Most first-time visitors to Barbados who want to enjoy a traditional beach day head to The Boatyard on Carlisle Bay, just a 10-minute cab ride from the cruise terminal. Entrance to the beach club is $20 per person and includes access to the changing room, a lounge chair, an umbrella (while they last), a drink and a complimentary taxi ride back to your ship at the end of the day. Out in the water you’ll find plenty of water toys like a floating “island,” trampoline and rope swing. There is an on-site restaurant and bar and vendors who will take you out by boat to see the sea turtles for an extra fee. The atmosphere is quite lively here; teenagers generally love it.
Sometimes all you want to do in port is take a nice walk, enjoy the scenery and let the day unfold at its own pace. A great way to make this happen is to walk the Barbados Boardwalk, a one-mile path that winds between the Accra Beach Hotel and St. Matthias Road on the island’s south coast. You’ll enjoy ocean scenery on one side and lovely heritage homes, restaurants and bars on the other. Take a 12-minute taxi ride to Accra Beach Hotel and start walking the path from there.
Away from the coast and the beaches, Harrison's Cave contains a spectacular collection of stalactites and stalagmites, underground streams, lakes and waterfalls, all accessed in comfort by riding on electric trams. First discovered in the 18th century, the caves are in the geographical centre of the island and first opened to the public in 1981.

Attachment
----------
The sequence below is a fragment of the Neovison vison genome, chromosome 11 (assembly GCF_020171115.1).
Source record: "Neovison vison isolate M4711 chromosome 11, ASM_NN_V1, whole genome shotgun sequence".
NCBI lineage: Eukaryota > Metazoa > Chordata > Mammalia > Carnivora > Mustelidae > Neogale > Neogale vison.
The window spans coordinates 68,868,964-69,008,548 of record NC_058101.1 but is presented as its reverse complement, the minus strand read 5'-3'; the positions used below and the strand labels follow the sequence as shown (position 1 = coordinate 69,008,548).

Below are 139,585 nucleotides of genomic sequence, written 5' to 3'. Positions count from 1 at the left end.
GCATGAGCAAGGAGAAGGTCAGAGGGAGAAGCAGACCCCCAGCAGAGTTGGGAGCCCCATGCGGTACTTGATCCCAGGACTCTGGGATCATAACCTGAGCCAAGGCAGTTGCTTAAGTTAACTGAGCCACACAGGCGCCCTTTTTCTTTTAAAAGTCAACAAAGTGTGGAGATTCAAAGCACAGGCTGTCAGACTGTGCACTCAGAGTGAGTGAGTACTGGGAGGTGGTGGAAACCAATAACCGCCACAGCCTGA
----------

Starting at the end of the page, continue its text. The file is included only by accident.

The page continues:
Golfers look forward to visiting Barbados and playing any of the island’s world-class courses. Take The Green Monkey at famed resort Sandy Lane. Designed by Tom Fazio, it’s a par 72, 7,343-yard course carved from an old limestone quarry. You can’t find more dramatic views in the Caribbean, with exposed rock-wall faces juxtaposing the lush green grass of the fairways. If you stay at Sandy Lane before or after your cruise, you can enjoy this course as well as The Country Club (also designed by Fazio) and The Old Nine.